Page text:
Rallying around their hero in the competition of his life
By Kenneth Fine
Published in News on September 13, 2013 1:46 PM
They were only words, but they hit harder than any opponent he had ever faced.
He was a doctor -- not an adversary --but he delivered a blow that, for a moment, brought a champion to his knees.
A younger Kevin Thompson was a giant in the martial arts universe -- the man who once knocked Billy Blanks off his feet; a fierce competitor characterized by those who have faced him as relentless.
The words "back down" weren't in his lexicon.
But when that physician told him he was in for the fight of his life -- when he said "ALS" and "Lou Gehrig's disease" -- Thompson, for the first time, saw no chance at victory.
"I was caught off guard. This disease snuck up on me. I couldn't wrap my head around it," he said. "It knocked my wife and I to the floor."
And when he learned, moments later, that there was no known cure, he thought about giving up.
"I asked the doctor, 'Now what?' He dropped his head," Thompson said. "He never got to the concept of a cure. I didn't know how to deal with it. For the first time, I felt helpless."
He spent the next week confined to his home -- facing another battle.
"I was in a huge depression," Thompson said.
March 29, 2012, it seemed then, would forever be remembered in the martial arts community as the day one of its finest met a foe he wouldn't -- he couldn't -- face.
Luckily for Thompson, his wife and peers were strong enough to pick him back up.
"They responded like no other," he said. "And that is why I have taken this challenge on -- head-on."
Berris Sweeney, a local sensei who operates Sweeney's Martial Arts, was one of them.
And Sept. 20, he and his students will show one of their heroes just how hard they are willing to push themselves on his behalf.
Team Sweeney is set to embark on the "24-hour Workout Challenge" at 9 that evening -- an event that is open to the public that will serve as a fundraiser to help offset the mounting medical expenses associated with Thompson's battle.
Karate, Zumba, yoga, cardio-kickboxing and self-defense are among the activities attendees can participate in.
Sweeney hopes it will draw a crowd -- that his friends and neighbors will find it in their hearts to support a man who has, indirectly, positively influenced the hundreds of local youths learning life lessons inside the Goldsboro dojo every day.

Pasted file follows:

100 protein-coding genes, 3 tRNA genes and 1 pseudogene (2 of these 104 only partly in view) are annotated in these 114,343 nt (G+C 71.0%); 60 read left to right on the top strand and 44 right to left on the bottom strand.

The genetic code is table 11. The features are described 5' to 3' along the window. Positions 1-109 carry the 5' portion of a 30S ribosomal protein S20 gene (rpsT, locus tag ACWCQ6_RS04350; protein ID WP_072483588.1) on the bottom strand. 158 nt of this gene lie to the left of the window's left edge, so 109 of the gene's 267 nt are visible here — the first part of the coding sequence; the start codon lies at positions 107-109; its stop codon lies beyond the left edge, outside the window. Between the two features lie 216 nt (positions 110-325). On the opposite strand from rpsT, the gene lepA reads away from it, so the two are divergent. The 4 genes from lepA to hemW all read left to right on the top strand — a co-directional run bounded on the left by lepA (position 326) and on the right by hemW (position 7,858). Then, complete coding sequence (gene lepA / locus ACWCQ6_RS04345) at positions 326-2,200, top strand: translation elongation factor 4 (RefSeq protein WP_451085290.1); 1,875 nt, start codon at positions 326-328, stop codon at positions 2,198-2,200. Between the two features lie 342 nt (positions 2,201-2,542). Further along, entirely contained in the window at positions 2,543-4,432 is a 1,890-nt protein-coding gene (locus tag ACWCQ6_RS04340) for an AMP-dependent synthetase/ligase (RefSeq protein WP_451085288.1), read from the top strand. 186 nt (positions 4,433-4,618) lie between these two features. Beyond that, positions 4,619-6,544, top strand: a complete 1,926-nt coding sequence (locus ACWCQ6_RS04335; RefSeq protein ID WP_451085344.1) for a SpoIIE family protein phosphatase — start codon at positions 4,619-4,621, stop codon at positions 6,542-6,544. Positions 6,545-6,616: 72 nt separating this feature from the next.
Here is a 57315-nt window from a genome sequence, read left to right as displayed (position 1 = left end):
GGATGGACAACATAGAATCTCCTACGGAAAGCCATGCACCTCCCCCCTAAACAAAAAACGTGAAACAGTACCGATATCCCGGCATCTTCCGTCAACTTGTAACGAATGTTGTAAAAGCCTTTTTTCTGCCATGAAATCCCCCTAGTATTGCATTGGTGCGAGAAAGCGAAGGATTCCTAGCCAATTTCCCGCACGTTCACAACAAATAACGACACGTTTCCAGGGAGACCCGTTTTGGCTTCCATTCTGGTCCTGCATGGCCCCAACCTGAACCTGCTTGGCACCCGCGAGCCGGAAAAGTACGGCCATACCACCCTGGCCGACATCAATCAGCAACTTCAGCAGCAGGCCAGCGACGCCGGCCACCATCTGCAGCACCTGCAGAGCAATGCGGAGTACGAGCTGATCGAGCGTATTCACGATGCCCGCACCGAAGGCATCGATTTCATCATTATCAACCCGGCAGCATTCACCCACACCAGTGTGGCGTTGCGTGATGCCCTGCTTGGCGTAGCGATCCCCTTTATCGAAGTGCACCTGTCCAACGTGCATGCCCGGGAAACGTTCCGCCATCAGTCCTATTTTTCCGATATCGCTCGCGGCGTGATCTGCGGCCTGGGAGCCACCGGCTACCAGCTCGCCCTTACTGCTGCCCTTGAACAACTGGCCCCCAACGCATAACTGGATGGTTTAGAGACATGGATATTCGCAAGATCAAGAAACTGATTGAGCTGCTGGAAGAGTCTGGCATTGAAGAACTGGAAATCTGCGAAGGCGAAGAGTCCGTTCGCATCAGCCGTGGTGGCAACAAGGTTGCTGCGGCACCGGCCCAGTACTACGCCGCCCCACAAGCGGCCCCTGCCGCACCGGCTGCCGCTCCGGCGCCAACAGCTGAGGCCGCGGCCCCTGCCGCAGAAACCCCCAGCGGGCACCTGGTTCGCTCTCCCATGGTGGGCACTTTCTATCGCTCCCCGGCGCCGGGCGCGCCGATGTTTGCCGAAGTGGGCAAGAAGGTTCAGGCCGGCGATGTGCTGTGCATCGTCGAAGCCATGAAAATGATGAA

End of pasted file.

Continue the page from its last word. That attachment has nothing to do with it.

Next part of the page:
To him, the $25 entry fee is more than a donation.
It is a thank you to a person who has always lived his life the right way -- a man who has passed down core values to young people across the world without ever asking for something in return.
Thompson is humbled by the notion that people he has never met would rally behind him.
"I cannot return the favor to the martial arts community as much as I want to," he said, his voice breaking. "It's very touching that people you don't even know have expressed their support."
The champion pauses -- and weeps.
He still can't believe just how many people are in his corner.
And the truth is, most of those who will participate in the 24-hour training session -- the children -- have no idea what ALS is.
Some don't even know who Lou Gehrig is.
But each subscribes to Thompson's martial arts philosophy -- a mantra that, even if the disease one day renders him unable to move, will never leave him.
And that, they say, is more than enough to bring them to his side.
"Martial arts is considered a way of life. It's much more than kicking, blocking and punching. And when you talk about a way of life, you're talking about building and developing the character of an individual," Thompson said. "The prefix of the word karate, 'kara,' it simply means to open, to share, to care, to love. We are working individuals -- working behind an open heart and open mind; a giving heart, a giving mind; a loving heart, a loving mind. That is what it is all about."
Those who wish to participate in the fundraiser -- and those who can't make it but would like to donate to the cause -- are asked to contact Berris Sweeney at 919-584-1777.